The post-workout recovery is as important as the workout itself. Your body must heal before progressing to the next day’s training. Not recovering can often result in overtraining and burnout. However, to ensure that you recover completely after an intense workout session, you must understand the difference between active and passive recovery.
Passive recovery is complete rest. It is compared to a good night’s sleep. You may avoid anything strenuous during these days, such as heavy yard work, cleaning the house, or going on a long walk. On the other hand, active recovery is similar to taking a quick nap. This recovery period involves engaging in moderate to easy-intensity activities like walking, cross-training yoga, hiking, and other activities that get your blood pumping but aren’t too challenging.
To get the best out of your training, it is a good idea to include both active and passive recovery in your rest days. However, the difference between the two exercises may be discovered by looking at the routines that they both incorporate.
Passive recovery, as mentioned above, is a total rest day. There’s no exercise at all. A certified personal trainer Corey Phelps states that “passive recovery is a must if you are injured, sick, or when your body tells you to.” If you have been working hard for five days straight and suffer from major muscle soreness, you may need to take a break. She further says that “a true rest day is important in avoiding burnout and reducing the risk of overtraining.”
You can either go about your daily activities while you take the day off or get a massage to help increase blood flow and relax your muscles. According to Matt Pippin, a certified strength and conditioning coach, “the best time for passive recovery is often immediately after an intensive workout or the next day.”
Passive recovery methods focus on inactivity and stillness. These are the five main types of passive recovery:
1. Stress Management
Stress management should be a major focus of rest days. The autonomic nervous system (ANS) that controls the body includes the parasympathetic and the sympathetic.
To maximize recovery, you must be in a parasympathetic condition on rest days. However, most people spend too much time in a sympathetic mode. The long-term effects of being in a sympathetic condition include reducing our ability to gain strength and build lean muscle.
Modern life is full of stressors. While some of these stresses may seem minor, they can create chronically high-stress levels when combined.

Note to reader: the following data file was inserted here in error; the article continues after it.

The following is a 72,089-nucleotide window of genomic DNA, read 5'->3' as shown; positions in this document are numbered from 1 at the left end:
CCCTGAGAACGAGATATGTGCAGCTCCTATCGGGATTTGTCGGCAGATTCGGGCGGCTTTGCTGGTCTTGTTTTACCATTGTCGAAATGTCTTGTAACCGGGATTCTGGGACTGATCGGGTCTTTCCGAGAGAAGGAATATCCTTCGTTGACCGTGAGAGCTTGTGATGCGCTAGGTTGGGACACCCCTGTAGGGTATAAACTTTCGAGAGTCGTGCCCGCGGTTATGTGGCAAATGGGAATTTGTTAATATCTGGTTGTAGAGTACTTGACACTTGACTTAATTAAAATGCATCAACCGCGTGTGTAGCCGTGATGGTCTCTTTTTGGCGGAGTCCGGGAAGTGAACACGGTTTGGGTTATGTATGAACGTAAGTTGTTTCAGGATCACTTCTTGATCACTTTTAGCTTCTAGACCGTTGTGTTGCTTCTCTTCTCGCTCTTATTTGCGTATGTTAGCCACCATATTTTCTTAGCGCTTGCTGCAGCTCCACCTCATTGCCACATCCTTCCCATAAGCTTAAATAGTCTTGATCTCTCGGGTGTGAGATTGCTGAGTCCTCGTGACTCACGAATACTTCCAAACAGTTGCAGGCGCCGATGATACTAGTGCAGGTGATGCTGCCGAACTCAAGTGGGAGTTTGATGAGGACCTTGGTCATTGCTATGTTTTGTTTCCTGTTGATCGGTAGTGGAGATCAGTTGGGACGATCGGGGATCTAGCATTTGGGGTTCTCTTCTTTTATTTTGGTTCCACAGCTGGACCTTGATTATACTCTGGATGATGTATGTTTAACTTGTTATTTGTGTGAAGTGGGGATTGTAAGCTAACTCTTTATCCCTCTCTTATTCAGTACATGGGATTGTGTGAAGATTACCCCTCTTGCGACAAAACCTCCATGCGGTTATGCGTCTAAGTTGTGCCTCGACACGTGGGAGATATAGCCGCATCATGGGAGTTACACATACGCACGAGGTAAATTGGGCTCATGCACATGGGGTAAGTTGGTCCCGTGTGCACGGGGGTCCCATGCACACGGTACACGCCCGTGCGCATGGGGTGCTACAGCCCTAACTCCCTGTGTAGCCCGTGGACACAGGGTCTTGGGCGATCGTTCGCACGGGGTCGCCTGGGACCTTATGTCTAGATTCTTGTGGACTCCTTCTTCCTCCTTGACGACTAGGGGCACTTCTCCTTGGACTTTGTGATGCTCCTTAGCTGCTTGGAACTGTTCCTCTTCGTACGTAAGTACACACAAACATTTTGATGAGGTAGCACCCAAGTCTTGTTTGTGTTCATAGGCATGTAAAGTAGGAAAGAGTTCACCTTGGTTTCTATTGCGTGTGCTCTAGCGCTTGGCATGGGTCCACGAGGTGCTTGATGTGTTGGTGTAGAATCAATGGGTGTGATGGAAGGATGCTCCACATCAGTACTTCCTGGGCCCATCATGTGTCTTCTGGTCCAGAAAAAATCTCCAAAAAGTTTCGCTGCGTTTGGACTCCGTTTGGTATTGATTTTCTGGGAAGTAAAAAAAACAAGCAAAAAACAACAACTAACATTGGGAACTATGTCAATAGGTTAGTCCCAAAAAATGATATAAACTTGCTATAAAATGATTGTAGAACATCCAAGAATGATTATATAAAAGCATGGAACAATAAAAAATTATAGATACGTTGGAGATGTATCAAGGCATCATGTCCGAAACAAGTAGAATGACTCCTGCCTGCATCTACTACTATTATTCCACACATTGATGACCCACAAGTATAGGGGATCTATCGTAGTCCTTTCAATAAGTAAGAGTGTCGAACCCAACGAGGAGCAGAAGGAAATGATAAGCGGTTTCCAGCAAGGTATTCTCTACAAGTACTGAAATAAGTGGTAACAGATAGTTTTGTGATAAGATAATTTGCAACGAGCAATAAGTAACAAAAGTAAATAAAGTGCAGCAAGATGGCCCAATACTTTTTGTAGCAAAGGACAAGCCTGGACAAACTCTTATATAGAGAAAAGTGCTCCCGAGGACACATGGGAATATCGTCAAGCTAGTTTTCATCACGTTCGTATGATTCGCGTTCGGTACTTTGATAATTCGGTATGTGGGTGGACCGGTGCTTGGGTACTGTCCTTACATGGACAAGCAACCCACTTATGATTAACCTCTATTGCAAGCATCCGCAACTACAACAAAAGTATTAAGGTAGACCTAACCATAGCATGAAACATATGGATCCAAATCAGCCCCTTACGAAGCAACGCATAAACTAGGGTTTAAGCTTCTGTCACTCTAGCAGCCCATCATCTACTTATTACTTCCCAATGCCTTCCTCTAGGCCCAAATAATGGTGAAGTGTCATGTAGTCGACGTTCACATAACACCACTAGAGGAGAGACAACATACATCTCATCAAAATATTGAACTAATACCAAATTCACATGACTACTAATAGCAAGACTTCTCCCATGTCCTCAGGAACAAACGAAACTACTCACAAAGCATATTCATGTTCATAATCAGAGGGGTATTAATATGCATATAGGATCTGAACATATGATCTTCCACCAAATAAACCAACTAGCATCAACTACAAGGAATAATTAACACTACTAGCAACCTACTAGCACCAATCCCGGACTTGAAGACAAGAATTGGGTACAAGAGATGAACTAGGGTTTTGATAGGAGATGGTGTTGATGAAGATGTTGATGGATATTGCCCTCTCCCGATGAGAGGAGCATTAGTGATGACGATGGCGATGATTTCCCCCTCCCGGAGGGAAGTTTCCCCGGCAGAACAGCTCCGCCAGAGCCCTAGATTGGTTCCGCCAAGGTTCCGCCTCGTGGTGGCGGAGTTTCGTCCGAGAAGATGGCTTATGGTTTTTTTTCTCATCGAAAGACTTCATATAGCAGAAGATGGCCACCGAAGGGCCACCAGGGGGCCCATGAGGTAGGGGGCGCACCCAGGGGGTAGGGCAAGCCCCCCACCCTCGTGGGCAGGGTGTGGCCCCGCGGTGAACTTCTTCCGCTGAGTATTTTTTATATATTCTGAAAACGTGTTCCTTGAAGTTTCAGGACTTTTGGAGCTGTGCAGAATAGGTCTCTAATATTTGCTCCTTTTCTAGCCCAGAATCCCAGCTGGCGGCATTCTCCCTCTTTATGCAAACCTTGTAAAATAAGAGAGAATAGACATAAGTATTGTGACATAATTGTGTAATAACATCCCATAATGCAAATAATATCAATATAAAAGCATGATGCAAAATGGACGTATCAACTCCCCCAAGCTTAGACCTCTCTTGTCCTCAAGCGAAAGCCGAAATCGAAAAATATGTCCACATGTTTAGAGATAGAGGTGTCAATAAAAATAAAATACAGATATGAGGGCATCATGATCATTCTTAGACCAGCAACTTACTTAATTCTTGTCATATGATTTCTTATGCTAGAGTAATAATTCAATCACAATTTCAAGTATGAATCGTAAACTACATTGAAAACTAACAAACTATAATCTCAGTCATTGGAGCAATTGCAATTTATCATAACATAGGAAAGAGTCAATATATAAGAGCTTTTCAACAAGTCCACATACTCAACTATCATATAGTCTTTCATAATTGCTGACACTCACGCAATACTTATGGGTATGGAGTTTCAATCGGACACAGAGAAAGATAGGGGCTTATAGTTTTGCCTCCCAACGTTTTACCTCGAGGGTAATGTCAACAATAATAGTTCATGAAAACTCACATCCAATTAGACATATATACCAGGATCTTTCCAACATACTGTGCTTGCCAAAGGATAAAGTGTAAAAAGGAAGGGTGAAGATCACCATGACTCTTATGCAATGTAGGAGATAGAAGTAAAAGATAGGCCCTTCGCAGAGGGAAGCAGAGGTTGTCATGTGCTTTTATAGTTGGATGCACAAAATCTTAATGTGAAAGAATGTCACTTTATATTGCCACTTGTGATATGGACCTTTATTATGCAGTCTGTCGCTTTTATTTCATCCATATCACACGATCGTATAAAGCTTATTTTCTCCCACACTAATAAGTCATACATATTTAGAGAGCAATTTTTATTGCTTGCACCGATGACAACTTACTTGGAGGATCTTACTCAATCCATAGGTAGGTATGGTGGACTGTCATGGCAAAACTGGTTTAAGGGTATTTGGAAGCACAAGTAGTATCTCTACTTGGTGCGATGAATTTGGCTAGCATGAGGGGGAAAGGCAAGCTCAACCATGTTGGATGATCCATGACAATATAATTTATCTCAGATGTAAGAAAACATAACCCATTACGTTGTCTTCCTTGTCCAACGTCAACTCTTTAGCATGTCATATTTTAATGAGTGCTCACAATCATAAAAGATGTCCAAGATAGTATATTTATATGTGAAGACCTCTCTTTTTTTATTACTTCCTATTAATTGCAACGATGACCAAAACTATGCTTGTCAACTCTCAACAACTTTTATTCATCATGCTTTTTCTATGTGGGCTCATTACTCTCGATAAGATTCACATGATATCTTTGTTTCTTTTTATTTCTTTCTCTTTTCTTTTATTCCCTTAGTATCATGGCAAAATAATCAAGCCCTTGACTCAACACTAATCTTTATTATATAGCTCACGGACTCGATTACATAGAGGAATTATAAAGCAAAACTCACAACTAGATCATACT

Stress has many negative consequences for your health. There are many ways to manage stress. You must find the one that works best for you. Calming breathing techniques are the best for most people.
A sign that you are in a sympathetic state is shallow breathing. This can limit your body’s capacity to recover by preventing the normal oxygenation of cells. To calm your body, it can be as simple as taking a deep, long, steady breath through your nose and holding it for a few moments before exhaling through the mouth.
You can incorporate breathing techniques right after a workout to speed up your recovery. This will allow you to shift from the “fight or flee” mode required for hard training into the therapeutic mode of “rest and digest.” This strategy can instantly lower stress levels and promote oxygenation, speeding up recovery. It will help you relax and fall asleep if you train in the evening.
You can take a proactive approach to breathing as stress management. We recommend that you do it every day. Although post workout is great for recovery, it’s also a good idea to use breathing techniques on rest days.
Meditation is an old-school method for some people, but it is an excellent way to reduce stress and improve brain health. It also promotes recovery after hard training.
Simply being away from the daily hustle and bustle and taking 5-10 minutes each day to calm your mind can positively impact your recovery process. You can also practice mindfulness by sitting in silence, focusing on your breathing, chillaxing, or simply being quiet.
The point is just to sit still and concentrate for a few minutes. You may find that “Belly breathing,” which involves deep, slow inhalations through the nose and slow exhalations through the mouth, works wonders.